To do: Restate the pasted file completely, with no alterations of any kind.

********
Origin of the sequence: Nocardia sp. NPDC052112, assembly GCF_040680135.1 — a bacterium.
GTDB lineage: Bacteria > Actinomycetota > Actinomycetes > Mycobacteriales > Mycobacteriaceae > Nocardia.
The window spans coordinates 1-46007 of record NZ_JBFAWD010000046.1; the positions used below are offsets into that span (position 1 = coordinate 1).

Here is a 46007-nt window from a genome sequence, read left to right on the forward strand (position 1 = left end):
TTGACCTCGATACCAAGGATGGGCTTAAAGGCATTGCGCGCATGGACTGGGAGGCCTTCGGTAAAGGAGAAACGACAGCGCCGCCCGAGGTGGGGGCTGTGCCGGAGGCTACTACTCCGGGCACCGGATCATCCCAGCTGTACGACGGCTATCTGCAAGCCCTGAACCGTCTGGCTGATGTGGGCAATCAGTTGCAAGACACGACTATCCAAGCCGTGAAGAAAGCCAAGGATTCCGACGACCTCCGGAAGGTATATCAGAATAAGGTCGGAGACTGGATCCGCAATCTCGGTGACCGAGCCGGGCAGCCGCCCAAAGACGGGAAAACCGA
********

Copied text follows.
Origin of the sequence: Nocardia sp. NPDC052112, assembly GCF_040680135.1 — a bacterium.
GTDB lineage: Bacteria > Actinomycetota > Actinomycetes > Mycobacteriales > Mycobacteriaceae > Nocardia.
The window spans coordinates 1-46007 of record NZ_JBFAWD010000046.1; the positions used below are offsets into that span (position 1 = coordinate 1).

Here is a 46007-nt window from a genome sequence, read left to right on the forward strand (position 1 = left end):
TTGACCTCGATACCAAGGATGGGCTTAAAGGCATTGCGCGCATGGACTGGGAGGCCTTCGGTAAAGGAGAAACGACAGCGCCGCCCGAGGTGGGGGCTGTGCCGGAGGCTACTACTCCGGGCACCGGATCATCCCAGCTGTACGACGGCTATCTGCAAGCCCTGAACCGTCTGGCTGATGTGGGCAATCAGTTGCAAGACACGACTATCCAAGCCGTGAAGAAAGCCAAGGATTCCGACGACCTCCGGAAGGTATATCAGAATAAGGTCGGAGACTGGATCCGCAATCTCGGTGACCGAGCCGGGCAGCCGCCCAAAGACGGGAAAACCGA